Editor's Note: The debate about the effect of pixel-shifting techniques on image detail began when Epson and JVC initially opted for addressing 4K UHD content with enhanced pixel-shifted images from native 1080p projectors, and moved into full swing when Texas Instruments introduced its DLP XPR (Xpanded Pixel Resolution) micromirror display technology that relies on pixel-shifting with 1080p or larger micromirror chips to deliver the full pixel count in a UHD signal to the screen. We'd like to think that the dozens of product reviews by us and other experts—and the many pixel-shifting UHD-capable projectors sold successfully into the home theater market—have proven that, putting aside other factors like lens attributes, inherent contrast, and image processing, pixel-shifting works effectively for delivering sharp 4K images at normal viewing distances. Yet, we still get comments from readers complaining that pixel-shifting somehow represents a form of cheating by the manufacturers, even as the lower cost associated with using this technique remains the only thing that makes 4K projection attainable for many of us.
Against this backdrop, our contributor and imaging tech expert Mike McNamara, the principal at In-Depth Focus Labs in Hopewell Junction, NY, undertook a study that looked at six different UHD projectors representing a range of display technologies and price points. By examining (and photographing) the magnified result of test patterns and still pictures on the screen, he was able to see how differences in the imagers and other factors, in aggregate, affected each projector's ability to fully resolve UHD vertical and horizontal resolution. In Part 1, Mike explains the background behind the testing and how he conducted the tests. In Part 2, found here, we share the photographic results and some conclusions.—Rob Sabin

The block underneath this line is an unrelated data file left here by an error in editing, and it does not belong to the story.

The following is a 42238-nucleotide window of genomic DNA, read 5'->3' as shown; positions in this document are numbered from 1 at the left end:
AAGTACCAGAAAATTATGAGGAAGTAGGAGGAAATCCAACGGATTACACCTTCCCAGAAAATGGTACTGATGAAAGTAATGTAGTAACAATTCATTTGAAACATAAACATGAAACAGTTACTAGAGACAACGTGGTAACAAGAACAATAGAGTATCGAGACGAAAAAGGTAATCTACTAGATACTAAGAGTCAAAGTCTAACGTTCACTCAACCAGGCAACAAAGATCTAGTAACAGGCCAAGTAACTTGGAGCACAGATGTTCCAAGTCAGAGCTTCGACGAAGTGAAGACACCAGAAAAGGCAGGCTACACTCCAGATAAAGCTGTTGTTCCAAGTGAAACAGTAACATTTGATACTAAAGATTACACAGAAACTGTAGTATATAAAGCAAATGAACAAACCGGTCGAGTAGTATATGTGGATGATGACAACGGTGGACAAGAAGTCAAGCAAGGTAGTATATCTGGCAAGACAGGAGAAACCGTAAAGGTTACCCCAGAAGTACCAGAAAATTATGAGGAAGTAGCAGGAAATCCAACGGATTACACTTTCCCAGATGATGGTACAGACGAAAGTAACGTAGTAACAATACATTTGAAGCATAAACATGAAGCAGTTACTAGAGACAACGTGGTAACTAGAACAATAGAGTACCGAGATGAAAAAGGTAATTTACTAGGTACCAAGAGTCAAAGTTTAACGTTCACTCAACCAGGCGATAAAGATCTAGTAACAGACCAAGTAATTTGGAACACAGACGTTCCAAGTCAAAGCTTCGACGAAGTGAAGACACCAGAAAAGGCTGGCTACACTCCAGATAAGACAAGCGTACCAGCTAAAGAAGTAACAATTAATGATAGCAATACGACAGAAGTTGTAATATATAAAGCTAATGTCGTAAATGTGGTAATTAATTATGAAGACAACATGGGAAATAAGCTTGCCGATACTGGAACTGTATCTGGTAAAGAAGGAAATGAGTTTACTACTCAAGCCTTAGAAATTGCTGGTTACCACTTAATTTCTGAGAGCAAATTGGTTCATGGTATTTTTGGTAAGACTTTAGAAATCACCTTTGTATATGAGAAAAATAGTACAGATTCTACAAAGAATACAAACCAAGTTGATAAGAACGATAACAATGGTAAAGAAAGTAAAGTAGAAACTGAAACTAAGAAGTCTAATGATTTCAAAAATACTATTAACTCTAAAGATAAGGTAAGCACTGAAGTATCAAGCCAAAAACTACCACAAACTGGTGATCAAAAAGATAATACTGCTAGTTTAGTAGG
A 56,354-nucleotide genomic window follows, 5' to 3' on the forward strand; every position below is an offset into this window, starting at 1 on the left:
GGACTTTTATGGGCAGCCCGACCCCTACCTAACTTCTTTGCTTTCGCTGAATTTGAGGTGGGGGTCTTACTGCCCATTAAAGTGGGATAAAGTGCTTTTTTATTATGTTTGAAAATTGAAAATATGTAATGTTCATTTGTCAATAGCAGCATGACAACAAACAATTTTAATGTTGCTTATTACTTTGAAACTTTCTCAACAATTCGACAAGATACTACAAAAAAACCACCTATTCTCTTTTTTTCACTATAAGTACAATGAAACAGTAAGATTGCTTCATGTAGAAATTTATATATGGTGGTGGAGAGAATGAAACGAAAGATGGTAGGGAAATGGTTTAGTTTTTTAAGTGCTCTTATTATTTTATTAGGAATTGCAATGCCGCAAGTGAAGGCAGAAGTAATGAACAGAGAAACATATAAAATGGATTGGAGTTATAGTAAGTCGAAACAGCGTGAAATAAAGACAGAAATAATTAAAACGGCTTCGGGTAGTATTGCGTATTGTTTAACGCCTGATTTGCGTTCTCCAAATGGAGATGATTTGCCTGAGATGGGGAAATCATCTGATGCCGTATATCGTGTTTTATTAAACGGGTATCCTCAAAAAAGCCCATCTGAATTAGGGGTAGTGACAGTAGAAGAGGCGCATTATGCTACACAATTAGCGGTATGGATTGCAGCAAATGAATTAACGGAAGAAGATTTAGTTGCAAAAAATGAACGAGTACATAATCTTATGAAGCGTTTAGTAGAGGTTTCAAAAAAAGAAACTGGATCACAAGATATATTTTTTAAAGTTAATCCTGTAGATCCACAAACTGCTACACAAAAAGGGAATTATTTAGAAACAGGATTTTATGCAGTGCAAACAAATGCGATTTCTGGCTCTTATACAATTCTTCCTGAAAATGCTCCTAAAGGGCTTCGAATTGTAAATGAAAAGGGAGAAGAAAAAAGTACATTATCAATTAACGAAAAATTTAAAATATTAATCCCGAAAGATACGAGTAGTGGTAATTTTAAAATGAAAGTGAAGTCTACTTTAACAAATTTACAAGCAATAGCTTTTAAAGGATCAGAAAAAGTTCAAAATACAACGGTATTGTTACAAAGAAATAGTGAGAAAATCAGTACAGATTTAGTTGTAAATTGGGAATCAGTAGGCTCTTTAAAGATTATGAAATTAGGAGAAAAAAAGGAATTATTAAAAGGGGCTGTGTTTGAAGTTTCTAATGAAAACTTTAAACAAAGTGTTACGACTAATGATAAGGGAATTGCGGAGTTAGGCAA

As the market for affordable 4K UHD Home Theater projectors has grown over the last few years, so has the debate about which projection technology delivers the most detail and sharpness on screen. On the one side of the debate stage (pardon me for the analogy) you have "native" 4K UHD projectors—whose imaging devices map the data on a one-to-one basis from each pixel of a 4K UHD video frame (containing 3840 x 2160 pixels) to a corresponding imager's pixel or mirror. After light from a bulb or laser passes through the imager or is reflected off its mirrors (depending on the technology) it travels through the lens to form a full frame on screen. If content is coming from a typical movie disc in a 4K UHD Blu-Ray player, a full frame is formed 24 times per second (24fps), while for streaming movies, original camera footage, and gaming the frame rates range from 30fps to 60fps or higher.